Mar 24 2008
NanoBio Corporation has announced that it has seen promising results from an interim analysis of its phase 2 study of NB-002, a topical lotion for onychomycosis (nail fungus). Although the details remain confidential, the results clearly justify completing the study, according to NanoBio scientists.
"Allowing adequate time for subjects to grow out a clear nail after successfully treating the infection will enable us to generate data on complete cure, the primary endpoint required by the FDA for approval of drugs to treat onychomycosis," said James R Baker Jr., M.D., founder and chairman of NanoBio Corporation.
The ongoing randomized, double-blind, vehicle-controlled study involving 443 subjects is being conducted at 22 sites in the United States and Canada. The interim analysis was performed on the first 160 subjects from the trial to complete the 24 week assessment of clear nail growth. Final results will be available in the first quarter of 2009.
The analysis confirmed the outstanding safety profile of NB-002 seen in previous human and animal trials, Baker said. Results from a phase 1 study in onychomycosis, as well as preclinical data, indicated that the product can be safely applied to the skin at doses more than 1,000 times higher than the minimum concentration required to kill fungi. In total, over 900 subjects have been treated with the NB-002 formulation without significant skin irritation, systemic absorption, or other safety concerns.
"NB-002 exerts its effect locally by penetrating to reach the nail bed where dermatophytes responsible for onychomycosis reside. It then kills both active hyphae and spores, without irritating the epithelium or being systemically absorbed," Baker said.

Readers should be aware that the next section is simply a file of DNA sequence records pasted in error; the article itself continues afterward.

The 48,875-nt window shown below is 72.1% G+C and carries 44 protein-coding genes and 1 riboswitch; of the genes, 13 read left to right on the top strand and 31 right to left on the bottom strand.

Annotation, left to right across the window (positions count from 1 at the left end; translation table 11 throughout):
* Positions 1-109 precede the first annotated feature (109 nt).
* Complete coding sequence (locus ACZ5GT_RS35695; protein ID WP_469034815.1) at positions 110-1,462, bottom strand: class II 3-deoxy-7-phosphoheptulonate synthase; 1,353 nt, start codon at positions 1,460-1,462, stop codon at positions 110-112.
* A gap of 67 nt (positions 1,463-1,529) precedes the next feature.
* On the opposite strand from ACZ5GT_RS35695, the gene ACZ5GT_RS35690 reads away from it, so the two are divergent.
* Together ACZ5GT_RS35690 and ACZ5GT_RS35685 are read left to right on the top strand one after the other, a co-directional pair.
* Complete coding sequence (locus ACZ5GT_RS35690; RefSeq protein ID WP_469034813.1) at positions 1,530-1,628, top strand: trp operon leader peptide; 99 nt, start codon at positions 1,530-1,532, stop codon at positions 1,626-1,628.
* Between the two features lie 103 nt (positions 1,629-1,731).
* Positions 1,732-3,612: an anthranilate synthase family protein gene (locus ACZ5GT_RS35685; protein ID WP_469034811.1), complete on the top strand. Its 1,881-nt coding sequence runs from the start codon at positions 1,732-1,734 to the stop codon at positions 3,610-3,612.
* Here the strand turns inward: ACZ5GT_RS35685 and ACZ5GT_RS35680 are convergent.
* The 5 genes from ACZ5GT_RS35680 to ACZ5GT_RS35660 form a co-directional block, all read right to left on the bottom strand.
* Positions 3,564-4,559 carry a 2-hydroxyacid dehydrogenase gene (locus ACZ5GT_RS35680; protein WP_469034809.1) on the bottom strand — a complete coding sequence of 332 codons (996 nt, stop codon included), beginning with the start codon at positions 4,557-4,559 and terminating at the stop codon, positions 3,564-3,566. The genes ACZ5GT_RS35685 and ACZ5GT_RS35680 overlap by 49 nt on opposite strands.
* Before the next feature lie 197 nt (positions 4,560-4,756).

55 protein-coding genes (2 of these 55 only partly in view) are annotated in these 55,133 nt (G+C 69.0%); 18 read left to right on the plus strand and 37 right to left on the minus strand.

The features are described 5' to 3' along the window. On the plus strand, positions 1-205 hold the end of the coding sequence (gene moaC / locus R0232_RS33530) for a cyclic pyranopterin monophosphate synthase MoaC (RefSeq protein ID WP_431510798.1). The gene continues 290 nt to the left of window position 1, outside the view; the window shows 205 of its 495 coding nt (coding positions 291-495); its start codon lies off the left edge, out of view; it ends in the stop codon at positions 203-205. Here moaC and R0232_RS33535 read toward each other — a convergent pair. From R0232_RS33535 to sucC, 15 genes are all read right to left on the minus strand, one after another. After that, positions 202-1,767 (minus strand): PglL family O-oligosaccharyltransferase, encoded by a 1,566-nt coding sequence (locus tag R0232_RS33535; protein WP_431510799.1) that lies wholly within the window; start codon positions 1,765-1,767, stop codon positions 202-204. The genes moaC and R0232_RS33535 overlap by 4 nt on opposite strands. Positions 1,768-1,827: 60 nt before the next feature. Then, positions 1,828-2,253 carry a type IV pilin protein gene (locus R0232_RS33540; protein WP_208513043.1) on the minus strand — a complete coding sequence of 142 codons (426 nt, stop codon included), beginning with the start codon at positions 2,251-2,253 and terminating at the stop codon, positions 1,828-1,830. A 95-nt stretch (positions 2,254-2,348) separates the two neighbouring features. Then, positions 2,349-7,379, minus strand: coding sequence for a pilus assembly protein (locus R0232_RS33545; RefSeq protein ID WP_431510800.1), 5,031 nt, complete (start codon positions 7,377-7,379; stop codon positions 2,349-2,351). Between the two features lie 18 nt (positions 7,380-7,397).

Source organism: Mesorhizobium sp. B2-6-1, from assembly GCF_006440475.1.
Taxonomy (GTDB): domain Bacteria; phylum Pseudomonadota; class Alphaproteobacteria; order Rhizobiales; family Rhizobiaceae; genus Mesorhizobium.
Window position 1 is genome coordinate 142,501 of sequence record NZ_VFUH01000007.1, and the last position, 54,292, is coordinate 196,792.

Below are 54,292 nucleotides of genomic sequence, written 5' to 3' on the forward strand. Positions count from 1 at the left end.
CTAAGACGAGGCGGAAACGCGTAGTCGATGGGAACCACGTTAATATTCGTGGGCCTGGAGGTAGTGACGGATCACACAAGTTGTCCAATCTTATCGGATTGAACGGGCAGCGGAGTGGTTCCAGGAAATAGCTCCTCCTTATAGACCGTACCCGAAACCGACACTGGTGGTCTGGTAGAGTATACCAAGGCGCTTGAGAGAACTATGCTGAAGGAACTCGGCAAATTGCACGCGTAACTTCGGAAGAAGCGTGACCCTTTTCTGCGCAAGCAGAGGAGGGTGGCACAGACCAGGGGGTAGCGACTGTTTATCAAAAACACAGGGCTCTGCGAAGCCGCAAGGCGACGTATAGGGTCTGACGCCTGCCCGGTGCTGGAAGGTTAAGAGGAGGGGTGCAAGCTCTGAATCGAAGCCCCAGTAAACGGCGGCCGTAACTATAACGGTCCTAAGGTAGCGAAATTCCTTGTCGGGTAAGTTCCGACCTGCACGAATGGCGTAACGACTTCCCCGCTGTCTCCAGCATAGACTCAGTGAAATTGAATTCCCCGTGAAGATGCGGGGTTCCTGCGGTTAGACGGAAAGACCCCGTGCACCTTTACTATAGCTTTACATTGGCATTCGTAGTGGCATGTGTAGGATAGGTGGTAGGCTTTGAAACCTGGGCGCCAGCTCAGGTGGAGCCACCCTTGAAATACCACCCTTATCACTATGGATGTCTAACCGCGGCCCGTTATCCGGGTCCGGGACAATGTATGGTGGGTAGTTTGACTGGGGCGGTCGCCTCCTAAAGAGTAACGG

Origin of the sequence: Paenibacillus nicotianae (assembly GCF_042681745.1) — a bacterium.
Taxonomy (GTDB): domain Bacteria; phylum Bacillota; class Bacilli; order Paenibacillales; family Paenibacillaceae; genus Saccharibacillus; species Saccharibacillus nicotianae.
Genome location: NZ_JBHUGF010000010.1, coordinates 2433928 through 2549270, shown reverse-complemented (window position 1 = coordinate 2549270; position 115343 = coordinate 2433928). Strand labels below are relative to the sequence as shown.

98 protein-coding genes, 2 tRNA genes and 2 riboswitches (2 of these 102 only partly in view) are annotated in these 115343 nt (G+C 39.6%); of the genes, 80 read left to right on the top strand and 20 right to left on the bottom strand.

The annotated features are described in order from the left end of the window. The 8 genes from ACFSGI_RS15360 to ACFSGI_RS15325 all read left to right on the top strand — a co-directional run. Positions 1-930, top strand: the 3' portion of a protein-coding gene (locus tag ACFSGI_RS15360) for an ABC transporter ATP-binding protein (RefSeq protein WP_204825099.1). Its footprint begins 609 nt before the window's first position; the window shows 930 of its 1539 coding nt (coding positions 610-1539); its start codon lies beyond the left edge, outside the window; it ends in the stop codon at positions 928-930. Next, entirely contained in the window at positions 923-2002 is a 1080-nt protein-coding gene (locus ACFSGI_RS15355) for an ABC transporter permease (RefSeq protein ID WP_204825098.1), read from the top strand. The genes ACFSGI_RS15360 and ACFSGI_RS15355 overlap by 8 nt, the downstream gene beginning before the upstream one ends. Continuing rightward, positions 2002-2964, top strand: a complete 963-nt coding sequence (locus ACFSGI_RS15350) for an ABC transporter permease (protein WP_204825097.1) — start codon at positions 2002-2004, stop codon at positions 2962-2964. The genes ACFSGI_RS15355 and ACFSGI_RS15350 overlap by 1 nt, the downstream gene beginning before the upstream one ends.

"The absence of systemic absorption provides a significant advance for onychomycosis therapy in terms of safety. Current oral (systemic) drugs for onychomycosis pose risks of hepatic and cardiac toxicity, as well as the potential for drug interactions," Baker added.
NB-002 has documented fungicidal activity against numerous fungi involved in cutaneous infections, including Trichophyton rubrum, Trichophyton mentagrophytes, Epidermophyton floccosum, Microsporum canis and Candida albicans.
Onychomycosis is a chronic, persistent fungal infection of the nail bed resulting in unsightly thickening and discoloration of the nail, which sometimes can be accompanied by pain and disability. According to Podiatry Today, more than 35 million people in the United States have onychomycosis. Estimates indicate that up to 50 percent of those affected by the disease do not receive treatment.
Systemic treatments represent well over 80 percent of the market today, but they have potential toxicity issues and have shown to have relapse rates of 40 percent or higher. The only approved topical treatment for onychomycosis has demonstrated an efficacy rate ranging from 5 percent to 12 percent.